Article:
This article on expressing your milk provides information on expressing, storing your breast milk, and how to fit it in around breastfeeding.
How can I express and store breast milk?
If you are considering expressing breast milk and feeding it to baby in a bottle, the best advice would be to establish breastfeeding first — for most women it takes 3-6 weeks to feel really at ease with breast feeding. After that time you may have more success with expressing, although it varies greatly from person to person — for some mums the milk just gushes out, for others they may find it difficult to get 50-100 mls, despite breastfeeding extremely well.
Just see how it goes…
If you are expressing milk because your baby is premature, the staff in the special care baby unit will support you and help you to use their equipment, to give you baby the best possible nutrition for their start in life. No formula can provide the natural immunity and protection from allergies that your breast milk can provide for your new baby.
What equipment or gear will I need at home?
- If your baby will be mainly breastfed, but you are expressing a small amount of milk because of a temporary feeding problem, it is advisable to not introduce an artificial teat. Babies can be cup fed, or drip fed with a syringe – ask your midwife for advice.
- If you will be expressing regularly because you will be separated from the baby (for example, you are going back to work), then you may choose to use bottles and teats. Two or three bottles will get you started. Start with standard newborn teats, which have one hole, as most babies will manage just fine with these. Alternatively you could buy multiple flow teats which have three speeds, so they suit babies of different stages.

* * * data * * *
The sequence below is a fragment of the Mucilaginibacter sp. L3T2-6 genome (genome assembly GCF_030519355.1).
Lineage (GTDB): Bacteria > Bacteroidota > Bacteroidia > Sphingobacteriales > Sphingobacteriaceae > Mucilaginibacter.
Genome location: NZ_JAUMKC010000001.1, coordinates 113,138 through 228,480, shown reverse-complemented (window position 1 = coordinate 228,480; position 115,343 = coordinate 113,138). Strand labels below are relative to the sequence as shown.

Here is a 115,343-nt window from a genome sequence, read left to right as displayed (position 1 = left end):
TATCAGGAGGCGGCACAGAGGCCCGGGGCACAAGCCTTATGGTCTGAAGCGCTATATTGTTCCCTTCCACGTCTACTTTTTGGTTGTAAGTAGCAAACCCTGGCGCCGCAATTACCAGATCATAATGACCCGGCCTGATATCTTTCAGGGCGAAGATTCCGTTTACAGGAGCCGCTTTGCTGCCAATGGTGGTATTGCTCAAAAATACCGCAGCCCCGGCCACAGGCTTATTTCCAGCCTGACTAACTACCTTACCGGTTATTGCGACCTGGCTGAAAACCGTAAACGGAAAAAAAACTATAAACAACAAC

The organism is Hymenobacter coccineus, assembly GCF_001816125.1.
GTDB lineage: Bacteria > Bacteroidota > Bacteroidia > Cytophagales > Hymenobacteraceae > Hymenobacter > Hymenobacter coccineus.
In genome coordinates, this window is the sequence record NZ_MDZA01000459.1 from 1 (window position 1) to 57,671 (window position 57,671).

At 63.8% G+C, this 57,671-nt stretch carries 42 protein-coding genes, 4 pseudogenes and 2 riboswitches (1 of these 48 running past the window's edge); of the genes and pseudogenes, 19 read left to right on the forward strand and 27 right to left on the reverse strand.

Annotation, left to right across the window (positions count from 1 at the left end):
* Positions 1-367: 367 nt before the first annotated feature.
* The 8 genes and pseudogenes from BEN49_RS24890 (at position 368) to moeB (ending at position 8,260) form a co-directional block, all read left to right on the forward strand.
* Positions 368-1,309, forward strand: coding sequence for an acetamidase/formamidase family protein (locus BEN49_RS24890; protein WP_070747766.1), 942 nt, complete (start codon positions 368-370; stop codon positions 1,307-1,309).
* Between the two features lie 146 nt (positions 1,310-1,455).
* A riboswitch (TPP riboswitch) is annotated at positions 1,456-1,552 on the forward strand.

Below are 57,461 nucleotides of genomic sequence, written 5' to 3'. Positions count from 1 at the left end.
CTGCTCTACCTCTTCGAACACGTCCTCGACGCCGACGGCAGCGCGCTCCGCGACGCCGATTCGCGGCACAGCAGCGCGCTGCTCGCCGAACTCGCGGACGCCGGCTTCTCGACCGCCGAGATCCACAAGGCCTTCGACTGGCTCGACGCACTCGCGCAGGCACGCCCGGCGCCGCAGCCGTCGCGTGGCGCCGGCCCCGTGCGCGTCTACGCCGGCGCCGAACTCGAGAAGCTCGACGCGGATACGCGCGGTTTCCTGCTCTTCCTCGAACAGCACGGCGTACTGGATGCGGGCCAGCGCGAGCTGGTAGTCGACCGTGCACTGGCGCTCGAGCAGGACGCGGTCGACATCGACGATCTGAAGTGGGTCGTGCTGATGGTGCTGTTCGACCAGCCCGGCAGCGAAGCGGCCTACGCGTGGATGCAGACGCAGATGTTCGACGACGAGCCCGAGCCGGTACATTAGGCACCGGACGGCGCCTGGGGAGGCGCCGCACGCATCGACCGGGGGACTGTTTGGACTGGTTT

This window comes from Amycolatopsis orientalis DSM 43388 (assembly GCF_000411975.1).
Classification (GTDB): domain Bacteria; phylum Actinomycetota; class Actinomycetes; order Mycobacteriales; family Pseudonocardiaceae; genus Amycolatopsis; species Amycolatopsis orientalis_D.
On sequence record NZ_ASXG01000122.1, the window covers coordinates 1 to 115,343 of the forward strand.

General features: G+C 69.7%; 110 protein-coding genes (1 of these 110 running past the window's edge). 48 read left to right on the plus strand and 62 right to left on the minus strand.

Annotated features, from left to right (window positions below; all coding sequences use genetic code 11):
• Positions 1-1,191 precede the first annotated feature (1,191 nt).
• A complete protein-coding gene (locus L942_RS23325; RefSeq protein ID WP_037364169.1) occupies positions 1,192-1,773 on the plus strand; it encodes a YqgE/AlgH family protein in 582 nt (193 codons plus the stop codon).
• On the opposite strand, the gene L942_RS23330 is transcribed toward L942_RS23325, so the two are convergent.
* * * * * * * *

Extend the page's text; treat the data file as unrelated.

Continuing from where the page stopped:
- Sterilizer- there are many options available (chemical, electric, microwave) and we have further information on these in our article Sterilizers.
- Fridge to store milk if you are expressing for later in the day (or 3-5 days ahead)
- Freezer to store milk if you are expressing for a later date (up to 3-6 months, depending upon the freezer).
- Method of warming milk to correct temperature — you can stand the bottle in a jug of hot water or use a bottle warmer. Be cautious about using a microwave as these distribute heat unevenly and can scald baby’s mouth.